Jeremy Stern: So, a large part of our own identities and forms of self-expression, comes in things like the clothes we have in our closet, the books you carry on your bookshelf, the vinyl records that you have in your collection, or for some just the songs in your Spotify library. But these are all like integral parts of our identity, it’s the kind of thing where you could walk into someone’s home, take a look around, and without ever having met them, get a kind of an idea of who they are. And a large part of our digital identities is now moving in the direction of what you carry in your wallet. So, collecting music has always been a part of self-expression. This is just the latest iteration of that.
How Does a Music Artist Get On Catalog?
So, when you guys basically, you guys have a selection of artists publishing one of one’s, their fans and most beloved listeners collecting those. What does the curation process actually look like to get on catalogue? And what kind of artists are you guys actually looking for?
Mike Mckain: That’s a good question. I think early on, like curation is, is really, really important in this space, specifically right now, because music NFT is a market is still relatively young. Our role looks more like a marketplace today. And what that takes is balancing supply and demand. While the collector interest for music NFT is still growing, we don’t want to, you know, overdo the supply of artists that are coming onto the platform. I think the, you know, the curatorial vision from the beginning was really at the end of the day just comes down to the music. How good is this music and we work specifically with independent artists who aren’t tied up in complex contracts that we can’t necessarily work within, within the bounds and tools that we have available. So, it’s, it’s really like the music, we don’t look at streaming numbers, we don’t look at social media following. We want to put on new artists and undiscovered artists, as well as you know, maybe more well-established independent artists. And I think we value diversity of genre, diversity of geography, diversity of identity, all this is really important, especially, you know, we’re building what we hope to one day be a shared ownership. Catalog into a shared platform. Sorry, shared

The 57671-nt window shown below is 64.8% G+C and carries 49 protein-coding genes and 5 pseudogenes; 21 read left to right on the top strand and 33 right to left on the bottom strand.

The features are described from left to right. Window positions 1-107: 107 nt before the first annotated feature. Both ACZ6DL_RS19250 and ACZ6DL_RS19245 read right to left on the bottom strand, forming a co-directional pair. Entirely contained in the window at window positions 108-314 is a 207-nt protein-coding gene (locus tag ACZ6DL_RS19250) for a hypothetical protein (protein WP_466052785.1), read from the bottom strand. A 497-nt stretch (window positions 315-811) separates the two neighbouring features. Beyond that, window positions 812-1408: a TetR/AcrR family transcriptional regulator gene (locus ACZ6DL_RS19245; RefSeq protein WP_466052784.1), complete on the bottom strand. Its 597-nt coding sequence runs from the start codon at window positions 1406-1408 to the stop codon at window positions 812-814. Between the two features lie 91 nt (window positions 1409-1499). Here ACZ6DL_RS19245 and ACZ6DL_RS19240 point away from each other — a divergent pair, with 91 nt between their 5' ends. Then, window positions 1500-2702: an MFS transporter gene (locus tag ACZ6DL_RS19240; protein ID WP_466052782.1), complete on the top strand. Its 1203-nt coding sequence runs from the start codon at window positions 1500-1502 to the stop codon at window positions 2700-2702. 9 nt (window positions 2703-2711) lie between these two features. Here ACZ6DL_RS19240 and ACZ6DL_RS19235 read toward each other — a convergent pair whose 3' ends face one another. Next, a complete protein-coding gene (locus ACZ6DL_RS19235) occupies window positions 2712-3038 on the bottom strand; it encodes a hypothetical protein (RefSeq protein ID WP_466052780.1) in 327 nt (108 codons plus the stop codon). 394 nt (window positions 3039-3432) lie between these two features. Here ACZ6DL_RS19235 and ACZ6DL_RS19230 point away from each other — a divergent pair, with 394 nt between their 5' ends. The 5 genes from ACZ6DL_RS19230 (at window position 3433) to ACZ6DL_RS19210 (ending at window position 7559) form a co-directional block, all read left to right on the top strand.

Co ownership. Yeah,
Mike Mckain: Co-owned platform, right, co-owned by the community. And I think it’s really important that we build up a diverse base of artists so that we’re not accumulating all that ownership into a non-diverse group of people.
You know, I’m thinking about it, because back in the day, when vinyls came out, it feels very reminiscent to collecting a physical vinyl, right? Beyond being able to play it, you can show it, you can show it off, like I own this, I’ve collected this right, and I’m just looking up a stat right now. And it’s like I searched up our vinyl sales growing in the US. And it says vinyl sales in the US increased from 21.5 million units in 2020 To 41.7 million units last year, according to 2021 report from MRC data billboard, media consumption company, whatever. And I’ve never collected a vinyl, right, so it makes you think like, it’s a new medium for a new generation to appreciate music and the collection process behind kind of owning a song that you feel so, so connected to, despite actually needing to collect the vinyl to listen to the song. Right? It seems like people still enjoy collecting these physical assets that kind of represent a song, right? Do you ever imagine with time music NF T’s kind of dying down in terms of collection? Just like vinyl did. And I guess like that question is also like pegged to Okay, technology happen, new forms of streaming kind of got introduced. But I guess like, how do you imagine the future of like collection kind of looking like?